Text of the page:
Architectural overview

Note: This page is for Caplin Trader version 4.0 and above. Using an older version? Go to this page instead.

A general overview of Caplin’s Permissioning API, explaining its basic structure and principles.

The display components of your trading application can be tailored to match the permissions of the user who is currently logged in. In the simplest terms, you can make your application display the information that particular users are allowed to view, and to hide anything that they’re not meant to see, from particular data streams to entire components. Actions too, can be restricted in this way.

Permissions are sent to Liberator by the Permissioning Integration API. User permissions and authentication are enforced by the Permissioning Service Blade on the Liberator server. The Permissioning API enables you to query the permissions that a user has, and enforce them on the client. However, the classes in this API only allow you to query the permissions that have been assigned to the currently logged in user, in order to display the interface appropriately; they do not allow you to change these permissions on the server.

Each user permission defines whether or not a user can perform a particular action on a particular product or set of products (for example: viewing streaming prices on FX products; or performing SPOT trades on the GBPUSD product).  The value of the permission is either to “allow” or “deny” the action. You can collect permissions under a specific namespace, in order to group related actions, or place them under the global (default) namespace.

For example: you could group tenor permissions, by defining these permissions in a "tenor" namespace. Your client application could then query that namespace to determine which tenors are allowed, and which are not.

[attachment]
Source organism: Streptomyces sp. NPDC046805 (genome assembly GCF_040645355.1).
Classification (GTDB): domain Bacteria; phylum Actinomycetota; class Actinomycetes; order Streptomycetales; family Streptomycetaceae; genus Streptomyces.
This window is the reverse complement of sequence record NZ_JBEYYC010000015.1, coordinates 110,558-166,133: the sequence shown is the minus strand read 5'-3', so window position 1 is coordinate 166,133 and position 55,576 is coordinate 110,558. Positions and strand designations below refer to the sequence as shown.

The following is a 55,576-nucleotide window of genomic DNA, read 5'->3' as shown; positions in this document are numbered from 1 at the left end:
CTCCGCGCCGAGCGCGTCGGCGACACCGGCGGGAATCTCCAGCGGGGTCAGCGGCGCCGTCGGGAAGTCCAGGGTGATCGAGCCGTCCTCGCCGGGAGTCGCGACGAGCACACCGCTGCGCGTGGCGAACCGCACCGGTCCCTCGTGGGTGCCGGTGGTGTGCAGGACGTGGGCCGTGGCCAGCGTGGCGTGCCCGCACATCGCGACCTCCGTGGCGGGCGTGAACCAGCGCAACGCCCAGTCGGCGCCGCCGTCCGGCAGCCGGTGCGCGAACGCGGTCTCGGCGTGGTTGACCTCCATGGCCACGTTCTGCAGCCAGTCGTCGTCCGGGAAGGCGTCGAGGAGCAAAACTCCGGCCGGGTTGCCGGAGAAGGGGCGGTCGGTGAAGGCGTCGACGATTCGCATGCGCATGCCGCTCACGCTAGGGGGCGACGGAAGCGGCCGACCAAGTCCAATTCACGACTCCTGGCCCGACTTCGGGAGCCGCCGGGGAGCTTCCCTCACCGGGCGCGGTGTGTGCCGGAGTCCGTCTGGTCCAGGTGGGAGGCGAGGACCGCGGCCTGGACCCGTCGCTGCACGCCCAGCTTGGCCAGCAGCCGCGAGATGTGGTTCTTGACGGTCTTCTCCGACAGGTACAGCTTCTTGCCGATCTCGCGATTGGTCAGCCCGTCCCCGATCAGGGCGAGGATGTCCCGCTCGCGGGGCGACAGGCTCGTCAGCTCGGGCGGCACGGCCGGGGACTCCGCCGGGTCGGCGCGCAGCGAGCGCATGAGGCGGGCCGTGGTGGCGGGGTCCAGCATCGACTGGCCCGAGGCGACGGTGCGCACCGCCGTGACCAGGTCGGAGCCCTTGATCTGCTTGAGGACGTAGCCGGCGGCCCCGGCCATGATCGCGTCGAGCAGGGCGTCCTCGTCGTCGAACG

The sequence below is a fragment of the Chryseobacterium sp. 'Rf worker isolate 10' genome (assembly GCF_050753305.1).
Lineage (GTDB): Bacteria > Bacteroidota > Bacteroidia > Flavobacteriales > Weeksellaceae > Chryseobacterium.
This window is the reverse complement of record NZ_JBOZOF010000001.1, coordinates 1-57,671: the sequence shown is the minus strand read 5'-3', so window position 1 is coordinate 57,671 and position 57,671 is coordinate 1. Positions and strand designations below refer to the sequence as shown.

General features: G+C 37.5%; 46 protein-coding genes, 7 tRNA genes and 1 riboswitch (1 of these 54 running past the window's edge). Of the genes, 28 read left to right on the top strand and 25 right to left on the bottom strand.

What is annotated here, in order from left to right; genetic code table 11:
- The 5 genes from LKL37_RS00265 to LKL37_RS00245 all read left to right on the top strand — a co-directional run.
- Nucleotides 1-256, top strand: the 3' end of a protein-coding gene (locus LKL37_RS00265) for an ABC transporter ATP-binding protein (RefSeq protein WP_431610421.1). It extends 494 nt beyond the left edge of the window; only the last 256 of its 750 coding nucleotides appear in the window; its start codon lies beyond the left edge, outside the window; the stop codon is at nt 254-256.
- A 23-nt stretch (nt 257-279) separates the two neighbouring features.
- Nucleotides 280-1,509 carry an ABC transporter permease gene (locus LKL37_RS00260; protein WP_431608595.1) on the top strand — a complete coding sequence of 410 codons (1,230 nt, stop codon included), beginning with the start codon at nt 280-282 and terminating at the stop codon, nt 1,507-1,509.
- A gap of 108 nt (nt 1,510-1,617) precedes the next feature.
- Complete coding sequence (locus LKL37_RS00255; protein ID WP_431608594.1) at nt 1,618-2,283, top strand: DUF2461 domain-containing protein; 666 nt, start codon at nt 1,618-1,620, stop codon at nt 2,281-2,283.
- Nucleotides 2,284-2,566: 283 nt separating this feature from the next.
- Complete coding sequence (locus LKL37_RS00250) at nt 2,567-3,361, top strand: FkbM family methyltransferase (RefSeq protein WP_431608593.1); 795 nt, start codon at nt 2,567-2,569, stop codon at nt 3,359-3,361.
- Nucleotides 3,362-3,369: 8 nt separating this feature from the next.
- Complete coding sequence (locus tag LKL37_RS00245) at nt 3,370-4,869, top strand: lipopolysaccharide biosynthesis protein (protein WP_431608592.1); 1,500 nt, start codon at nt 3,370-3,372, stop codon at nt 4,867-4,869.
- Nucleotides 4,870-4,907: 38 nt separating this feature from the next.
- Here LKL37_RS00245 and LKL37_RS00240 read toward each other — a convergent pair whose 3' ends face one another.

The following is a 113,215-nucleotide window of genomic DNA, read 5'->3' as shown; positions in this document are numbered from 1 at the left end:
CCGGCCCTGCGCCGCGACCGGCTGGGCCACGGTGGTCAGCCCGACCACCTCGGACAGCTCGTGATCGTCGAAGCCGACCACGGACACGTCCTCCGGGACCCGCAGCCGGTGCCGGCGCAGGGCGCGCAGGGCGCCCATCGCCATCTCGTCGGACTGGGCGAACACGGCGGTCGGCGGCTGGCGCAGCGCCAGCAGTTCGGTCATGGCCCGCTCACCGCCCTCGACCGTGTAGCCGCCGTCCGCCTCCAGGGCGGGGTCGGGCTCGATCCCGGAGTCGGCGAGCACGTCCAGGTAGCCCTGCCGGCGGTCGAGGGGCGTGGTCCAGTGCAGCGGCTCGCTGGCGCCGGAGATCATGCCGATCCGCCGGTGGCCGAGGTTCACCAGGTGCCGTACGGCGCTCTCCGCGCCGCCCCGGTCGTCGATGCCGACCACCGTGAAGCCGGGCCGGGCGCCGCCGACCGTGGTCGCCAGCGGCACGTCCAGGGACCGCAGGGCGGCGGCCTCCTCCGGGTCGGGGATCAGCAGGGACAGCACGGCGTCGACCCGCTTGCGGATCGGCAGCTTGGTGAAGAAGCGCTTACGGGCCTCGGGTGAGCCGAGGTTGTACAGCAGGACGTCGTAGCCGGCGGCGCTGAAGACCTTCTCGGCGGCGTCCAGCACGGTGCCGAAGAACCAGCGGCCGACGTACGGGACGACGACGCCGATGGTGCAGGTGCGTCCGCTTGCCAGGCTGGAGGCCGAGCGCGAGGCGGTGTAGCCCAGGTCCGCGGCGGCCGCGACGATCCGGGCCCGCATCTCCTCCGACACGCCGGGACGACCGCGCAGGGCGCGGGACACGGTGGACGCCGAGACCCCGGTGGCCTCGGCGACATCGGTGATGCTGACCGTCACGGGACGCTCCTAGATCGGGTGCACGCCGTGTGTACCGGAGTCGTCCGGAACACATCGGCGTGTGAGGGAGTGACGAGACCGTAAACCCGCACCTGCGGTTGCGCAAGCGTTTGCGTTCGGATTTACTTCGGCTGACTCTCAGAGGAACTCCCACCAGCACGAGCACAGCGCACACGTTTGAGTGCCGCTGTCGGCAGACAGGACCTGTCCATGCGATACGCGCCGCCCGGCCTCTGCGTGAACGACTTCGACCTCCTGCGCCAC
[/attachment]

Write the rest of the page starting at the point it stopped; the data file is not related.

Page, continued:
The table below shows four such permissions, with one product permission defined on each row. Note that the final column of the table (“Significance”) is not part of the permission, and is only included here to for descriptive purposes.

Namespace Product Action Authorisation Significance
null .* VIEW ALLOW Allow the user to view all products
null /FX/.* TRADE ALLOW Allow the user to trade all FX products
tenor /FX/.* 1_WEEK ALLOW Allow the user 1-week tenor for all FX products
tenor /FX/.* 2_WEEK DENY Deny the user 2-week tenor for all FX products

As you can see, JavaScript regular expressions have been used to define the product, so that the same permission can be applied to a range of products. When a user attempts to view or trade a product, Liberator consults pre-defined permissioning rules that specify the permissions that the user needs in order to complete the task.

The permissions in the first two rows of the table above allow the user to view all products, and to trade any FX product. In this case, the namespace is “null”, meaning that the permission is in the global (default) namespace. This type of permission would typically be used at the client, to enable or disable the display of products or product grids.

The permissions in the last two rows are defined in the “tenor” namespace. They allow the user to trade any FX product with a 1-week tenor, but not to trade any FX product with a 2-week tenor. These permissions would typically be used at the client, to enable the 1-week tenor option and to disable (or hide) the 2-week tenor option.

User permissions are queried via the Permissioning API, using a PermissionService which you must register on the ServiceRegistry.